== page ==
Vitals: Brown Harris Stevens
Years in business: 147
Size: 55 offices, 2,500 agents
Regions served: New York City; Hudson Valley, N.Y.; Fairfield County, Conn.; Palm Beach and Miami, Fla.
2019 sales volume: $9.3 billion
2019 transactions: 5,937
Bess Freedman, CEO of Brown Harris Stevens, began her career as an attorney, but when she started a family, she transitioned to real estate, covering the Manhattan market.
Freedman had great success as an agent for about seven years before getting into management. In 2013, she was introduced to the team at Brown Harris Stevens and went on to become president and then CEO.
In June, the firm’s parent company, Terra Holdings, made the decision to restructure and bring both Halstead and Brown Harris Stevens under the Brown Harris Stevens brand. The merger has resulted in more than 2,500 agents across 55 offices in NYC, the Hamptons, Connecticut, the Hudson Valley, N.Y., New Jersey, Miami and Palm Beach.
How has COVID-19 impacted the firm and the markets you serve?
Bess Freedman: Brown Harris Stevens was affected in many ways, both in the business sense and personally. On the business side, we were forced to stop showing homes in New York City and the Hamptons under Governor Andrew Cuomo’s “New York State on Pause” order. Deals really slowed at that point because real estate is mostly an emotional commodity—you want to see it, touch it, smell it, get a true sense of it. This wasn’t possible for at least three months. When it became clear that schools would not reopen in person, many New Yorkers looked to leave vertical and dense city living and opted to head out to places like the Hamptons, Connecticut, Miami and Palm Beach where we have offices. Traditional second-home markets experienced a surge of activity—supply can’t keep up with demand. COVID triggered extreme market lulls and extreme frenzy depending on the location.
On the more personal side, we lost one of our wonderful agents, Sal Cappi, to COVID-19. Many of our agents, myself included, battled COVID-19. It was a very hard time, but I believe we are coming out of that at least for now in NYC.
How are you motivating and leading agents?
BF: We have weekly Zoom webinars on a variety of topics—from company updates and Fair Housing summits to changing tax law, breaking down the federal CARES Act and regional market analysis. We can’t travel or meet in person right now, but we have developed a robust online program where leadership checks in with everyone. Not to mention, our leadership has always been very hands-on—our agents have our personal cellphone numbers. Our marketing and support staff have also been working harder than ever remotely to help our agents grow their businesses even through these challenging times.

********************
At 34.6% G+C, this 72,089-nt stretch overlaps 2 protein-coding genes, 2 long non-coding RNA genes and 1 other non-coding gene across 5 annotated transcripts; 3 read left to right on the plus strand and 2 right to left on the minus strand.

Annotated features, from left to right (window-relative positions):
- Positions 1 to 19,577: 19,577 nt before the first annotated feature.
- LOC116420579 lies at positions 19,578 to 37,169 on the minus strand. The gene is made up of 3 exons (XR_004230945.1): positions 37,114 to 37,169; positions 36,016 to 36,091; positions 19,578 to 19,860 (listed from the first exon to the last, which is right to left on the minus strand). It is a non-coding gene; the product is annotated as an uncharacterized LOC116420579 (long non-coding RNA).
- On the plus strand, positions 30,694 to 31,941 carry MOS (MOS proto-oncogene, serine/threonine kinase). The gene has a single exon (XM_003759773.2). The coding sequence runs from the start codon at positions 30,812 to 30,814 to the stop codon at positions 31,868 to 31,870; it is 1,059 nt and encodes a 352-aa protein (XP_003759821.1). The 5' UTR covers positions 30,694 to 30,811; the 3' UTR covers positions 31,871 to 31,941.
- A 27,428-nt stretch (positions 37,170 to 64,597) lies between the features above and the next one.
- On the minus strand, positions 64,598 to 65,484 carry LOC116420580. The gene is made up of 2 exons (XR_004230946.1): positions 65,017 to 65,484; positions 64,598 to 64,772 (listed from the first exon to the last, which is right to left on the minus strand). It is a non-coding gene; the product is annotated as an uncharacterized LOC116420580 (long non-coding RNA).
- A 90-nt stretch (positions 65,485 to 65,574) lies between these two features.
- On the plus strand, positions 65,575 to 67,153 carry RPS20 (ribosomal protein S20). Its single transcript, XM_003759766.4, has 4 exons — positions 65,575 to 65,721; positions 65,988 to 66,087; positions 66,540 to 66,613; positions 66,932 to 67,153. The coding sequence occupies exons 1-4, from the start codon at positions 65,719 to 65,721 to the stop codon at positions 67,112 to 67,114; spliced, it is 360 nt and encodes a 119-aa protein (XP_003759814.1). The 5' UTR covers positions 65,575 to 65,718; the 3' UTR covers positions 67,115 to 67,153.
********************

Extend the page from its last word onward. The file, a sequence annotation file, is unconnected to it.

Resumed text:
What are the biggest opportunities for increasing business in the next year?
BF: The Brown Harris Stevens brand has grown via bringing Halstead under our umbrella. We are in more regions as one united entity, and that creates a number of growth opportunities. We have also spent several months developing an in-house platform called MAIA, which helps agents streamline their marketing, social media assets and communications all in one space. It’s accessible 24/7 from anywhere. The less time agents spend on day-to-day office tasks, the more time they can spend closing deals and drumming up business, and that will help them exponentially.
How do you maintain a solid work/life balance?
BF: I wake up every morning and try to meditate. A few minutes of mindfulness centers me for the day, and then I grab my coffee. I’m on the phone and on email all day long, but I always carve out at least 45 minutes to exercise. I work with a boxing coach, or use the 7 Minute Workout fitness app. I have also started doing jigsaw puzzles, which are my new obsession, and I make it a point to check in on my friends and family. I have to consciously make these decisions because life gets so busy, especially now that we are spending more time indoors due to COVID. However, keeping things really simple and establishing a routine has helped keep me sane and organized through everything. Plus, I get to spend more time with my kids, which has been a beautiful, unintended consequence of this whole thing.
Keith Loria is a contributing editor to RISMedia.